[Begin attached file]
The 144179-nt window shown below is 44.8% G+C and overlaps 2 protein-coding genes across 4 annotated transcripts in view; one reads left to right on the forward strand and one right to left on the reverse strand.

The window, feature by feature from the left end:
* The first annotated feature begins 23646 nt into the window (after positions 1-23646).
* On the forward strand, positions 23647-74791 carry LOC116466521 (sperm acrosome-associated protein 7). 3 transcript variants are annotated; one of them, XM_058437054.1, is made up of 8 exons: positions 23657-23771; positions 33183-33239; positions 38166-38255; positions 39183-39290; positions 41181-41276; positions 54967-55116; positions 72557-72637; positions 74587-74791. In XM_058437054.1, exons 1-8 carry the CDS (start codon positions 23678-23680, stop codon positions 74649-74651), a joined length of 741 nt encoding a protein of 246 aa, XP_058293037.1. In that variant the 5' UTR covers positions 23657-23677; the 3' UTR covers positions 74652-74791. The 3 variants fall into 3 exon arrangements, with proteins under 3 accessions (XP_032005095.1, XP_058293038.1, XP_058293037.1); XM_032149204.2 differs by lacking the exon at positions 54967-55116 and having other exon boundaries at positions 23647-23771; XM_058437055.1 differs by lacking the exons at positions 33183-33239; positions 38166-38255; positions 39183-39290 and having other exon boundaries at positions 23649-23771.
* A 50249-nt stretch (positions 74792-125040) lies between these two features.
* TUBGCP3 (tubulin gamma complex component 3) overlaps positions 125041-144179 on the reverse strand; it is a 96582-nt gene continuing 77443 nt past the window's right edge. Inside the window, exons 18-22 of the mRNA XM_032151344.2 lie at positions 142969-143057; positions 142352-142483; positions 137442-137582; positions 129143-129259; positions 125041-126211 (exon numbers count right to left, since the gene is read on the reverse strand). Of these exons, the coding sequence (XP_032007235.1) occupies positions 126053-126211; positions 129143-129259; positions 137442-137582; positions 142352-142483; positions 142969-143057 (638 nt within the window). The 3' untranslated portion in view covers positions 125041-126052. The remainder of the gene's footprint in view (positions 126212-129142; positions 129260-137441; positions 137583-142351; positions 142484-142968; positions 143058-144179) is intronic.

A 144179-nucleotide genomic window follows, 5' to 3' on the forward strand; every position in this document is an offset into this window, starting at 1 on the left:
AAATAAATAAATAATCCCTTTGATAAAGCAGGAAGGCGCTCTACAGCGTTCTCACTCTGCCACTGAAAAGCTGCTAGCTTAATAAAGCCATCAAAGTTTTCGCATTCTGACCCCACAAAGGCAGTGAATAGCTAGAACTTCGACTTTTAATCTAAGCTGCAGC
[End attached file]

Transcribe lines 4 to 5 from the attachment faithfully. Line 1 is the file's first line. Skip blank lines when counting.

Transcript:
* On the forward strand, positions 23647-74791 carry LOC116466521 (sperm acrosome-associated protein 7). 3 transcript variants are annotated; one of them, XM_058437054.1, is made up of 8 exons: positions 23657-23771; positions 33183-33239; positions 38166-38255; positions 39183-39290; positions 41181-41276; positions 54967-55116; positions 72557-72637; positions 74587-74791. In XM_058437054.1, exons 1-8 carry the CDS (start codon positions 23678-23680, stop codon positions 74649-74651), a joined length of 741 nt encoding a protein of 246 aa, XP_058293037.1. In that variant the 5' UTR covers positions 23657-23677; the 3' UTR covers positions 74652-74791. The 3 variants fall into 3 exon arrangements, with proteins under 3 accessions (XP_032005095.1, XP_058293038.1, XP_058293037.1); XM_032149204.2 differs by lacking the exon at positions 54967-55116 and having other exon boundaries at positions 23647-23771; XM_058437055.1 differs by lacking the exons at positions 33183-33239; positions 38166-38255; positions 39183-39290 and having other exon boundaries at positions 23649-23771.
* A 50249-nt stretch (positions 74792-125040) lies between these two features.